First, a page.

Libya’s Prime Minister-designate, Fathi Bashagha held a meeting with a number of ministers to discuss the implementation of infrastructure projects and public utilities. In addition to developing air navigation systems for Libyan airports.
The meeting discussed the completion of educational and health facilities, as well as the maintenance of a number of Libyan airports. “During the meeting, it was proposed to establish new roads linking Libyan cities and regions to each other,” the statement added.
Bashagha affirmed the need to expedite maintenance work, prepare administrative and service headquarters, and refurbish the airport in Sirte.
The meeting was attended by Minister of Planning and Finance; Osama Hammad, Minister of Public Works; Nasr Muhammad, Minister of Civil Aviation; Hisham Abushekiwat, Minister of State for Prime Minister and Cabinet Affairs; Muhammad Farhat, and Director of the Urban Development Authority in the Eastern Region; Naji Al-Madani.
In August, Bashagha discussed the economic challenges facing Libyan businessmen, the political situation, and the impact of the recession on the national economy. The meeting touched on the government’s plan to revitalize the economy.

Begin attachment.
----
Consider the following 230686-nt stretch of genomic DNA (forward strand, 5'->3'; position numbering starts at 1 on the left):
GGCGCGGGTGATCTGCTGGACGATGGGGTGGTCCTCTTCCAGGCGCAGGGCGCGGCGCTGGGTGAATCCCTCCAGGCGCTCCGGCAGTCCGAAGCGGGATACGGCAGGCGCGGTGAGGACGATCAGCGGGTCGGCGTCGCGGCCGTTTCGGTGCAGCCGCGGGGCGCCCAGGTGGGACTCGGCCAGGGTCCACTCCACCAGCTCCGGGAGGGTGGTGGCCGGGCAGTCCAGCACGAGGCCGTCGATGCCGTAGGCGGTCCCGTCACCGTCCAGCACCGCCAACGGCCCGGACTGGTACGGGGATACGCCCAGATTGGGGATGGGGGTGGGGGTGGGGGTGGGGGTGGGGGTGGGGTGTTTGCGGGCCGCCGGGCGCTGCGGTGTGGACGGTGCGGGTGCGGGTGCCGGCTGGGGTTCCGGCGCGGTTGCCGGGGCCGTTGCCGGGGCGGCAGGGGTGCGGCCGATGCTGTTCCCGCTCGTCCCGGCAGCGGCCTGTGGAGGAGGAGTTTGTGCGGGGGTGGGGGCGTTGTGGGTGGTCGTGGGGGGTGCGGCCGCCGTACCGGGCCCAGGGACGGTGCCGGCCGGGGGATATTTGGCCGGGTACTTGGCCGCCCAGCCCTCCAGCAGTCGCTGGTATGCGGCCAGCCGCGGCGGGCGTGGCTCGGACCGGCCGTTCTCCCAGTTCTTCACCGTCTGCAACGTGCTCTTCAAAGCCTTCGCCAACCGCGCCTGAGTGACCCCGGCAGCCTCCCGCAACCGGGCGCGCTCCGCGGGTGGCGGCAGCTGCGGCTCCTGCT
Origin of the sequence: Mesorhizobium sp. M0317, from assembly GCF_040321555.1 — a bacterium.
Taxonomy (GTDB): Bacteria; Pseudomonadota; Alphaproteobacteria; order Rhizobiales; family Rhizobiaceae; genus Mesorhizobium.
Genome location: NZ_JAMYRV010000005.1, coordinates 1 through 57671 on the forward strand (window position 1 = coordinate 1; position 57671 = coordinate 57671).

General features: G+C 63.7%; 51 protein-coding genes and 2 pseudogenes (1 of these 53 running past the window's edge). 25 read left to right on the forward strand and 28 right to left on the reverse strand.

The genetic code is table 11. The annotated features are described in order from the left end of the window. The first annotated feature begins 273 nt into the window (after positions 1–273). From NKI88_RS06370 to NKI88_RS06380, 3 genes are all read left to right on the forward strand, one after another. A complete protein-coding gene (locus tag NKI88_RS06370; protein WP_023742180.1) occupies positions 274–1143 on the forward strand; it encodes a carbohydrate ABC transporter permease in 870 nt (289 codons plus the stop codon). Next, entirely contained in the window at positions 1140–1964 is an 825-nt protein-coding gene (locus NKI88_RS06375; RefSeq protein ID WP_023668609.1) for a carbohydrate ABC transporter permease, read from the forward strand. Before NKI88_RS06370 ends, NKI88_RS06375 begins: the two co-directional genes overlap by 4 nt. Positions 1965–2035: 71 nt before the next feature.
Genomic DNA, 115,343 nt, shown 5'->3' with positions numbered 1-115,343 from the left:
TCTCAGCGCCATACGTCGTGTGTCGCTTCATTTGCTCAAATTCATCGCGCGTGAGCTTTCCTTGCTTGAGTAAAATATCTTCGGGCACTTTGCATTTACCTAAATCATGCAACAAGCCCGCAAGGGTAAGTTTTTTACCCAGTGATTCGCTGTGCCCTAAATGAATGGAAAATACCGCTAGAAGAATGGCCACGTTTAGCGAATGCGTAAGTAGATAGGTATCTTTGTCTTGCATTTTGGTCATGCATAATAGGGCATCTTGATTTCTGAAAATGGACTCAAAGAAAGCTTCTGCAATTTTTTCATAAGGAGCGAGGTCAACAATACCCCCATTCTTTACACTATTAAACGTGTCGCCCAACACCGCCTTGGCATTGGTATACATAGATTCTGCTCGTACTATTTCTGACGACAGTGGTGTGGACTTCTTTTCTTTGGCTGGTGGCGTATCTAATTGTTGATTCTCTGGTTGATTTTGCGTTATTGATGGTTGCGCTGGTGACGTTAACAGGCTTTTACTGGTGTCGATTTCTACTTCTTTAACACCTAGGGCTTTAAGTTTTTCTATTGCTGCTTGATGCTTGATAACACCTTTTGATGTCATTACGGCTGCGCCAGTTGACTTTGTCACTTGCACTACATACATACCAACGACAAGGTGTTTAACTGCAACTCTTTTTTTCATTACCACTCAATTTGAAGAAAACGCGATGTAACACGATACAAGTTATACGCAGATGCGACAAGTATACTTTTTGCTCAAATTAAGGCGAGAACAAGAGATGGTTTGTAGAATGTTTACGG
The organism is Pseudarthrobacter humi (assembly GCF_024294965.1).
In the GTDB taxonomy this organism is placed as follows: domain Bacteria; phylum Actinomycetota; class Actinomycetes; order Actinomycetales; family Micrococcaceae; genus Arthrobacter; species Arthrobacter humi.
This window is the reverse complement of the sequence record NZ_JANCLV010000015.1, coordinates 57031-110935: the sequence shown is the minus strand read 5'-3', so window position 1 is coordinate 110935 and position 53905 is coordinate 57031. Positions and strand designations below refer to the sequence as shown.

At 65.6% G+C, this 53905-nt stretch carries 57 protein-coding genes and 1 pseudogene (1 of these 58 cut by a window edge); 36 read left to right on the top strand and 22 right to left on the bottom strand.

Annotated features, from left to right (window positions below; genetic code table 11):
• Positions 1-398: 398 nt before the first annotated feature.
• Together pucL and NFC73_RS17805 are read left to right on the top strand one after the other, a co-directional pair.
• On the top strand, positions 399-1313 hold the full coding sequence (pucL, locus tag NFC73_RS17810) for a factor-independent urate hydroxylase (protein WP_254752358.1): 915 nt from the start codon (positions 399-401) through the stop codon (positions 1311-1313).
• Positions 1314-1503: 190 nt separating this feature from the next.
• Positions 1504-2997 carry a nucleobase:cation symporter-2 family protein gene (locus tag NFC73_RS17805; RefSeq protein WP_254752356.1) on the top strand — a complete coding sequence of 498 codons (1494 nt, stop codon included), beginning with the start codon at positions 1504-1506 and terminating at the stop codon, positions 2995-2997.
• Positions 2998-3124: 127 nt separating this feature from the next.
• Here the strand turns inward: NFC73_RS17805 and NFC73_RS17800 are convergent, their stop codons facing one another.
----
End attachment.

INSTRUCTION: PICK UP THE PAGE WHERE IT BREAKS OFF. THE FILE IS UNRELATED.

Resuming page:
He stressed his government’s support for the private sector, and encouragement of public-private partnerships. He also supported a partnership between local and foreign companies.
Earlier, Bashagha claimed that “only three or four companies control the Libyan economy.” He explained that “those companies are owned by family members of the Prime Minister of the Government of National Unity (GNU), Abdel-Hamid Dbaiba.”
Bashagha stressed that the GNU “failed to lead Libya to elections, and does not have the will to meet the aspirations of the Libyan people.” He said that Dbaiba’s government “only seeks power, with the help of some countries that have certain interests in Libya.”
In addition, he accused the GNU of obstructing the country’s long-awaited elections. “We should have now had a new government, a new Parliament, and an elected President had the elections been held as scheduled.”
“The Libyan economy is totally controlled by three companies owned by the family of Abdel-Hamid Dbaiba, and we receive reports from currency dealers that money is directly deposited in the bank accounts of these companies.” He indicated that this is “behind the current economic recession, which could be catastrophic if the situation continues unchanged.”
The PM urged for “putting the Libyan economy on track, by forming a national committee tasked with preventing the monopoly of Libyan funds, at the hands of a small number of businessmen and traders.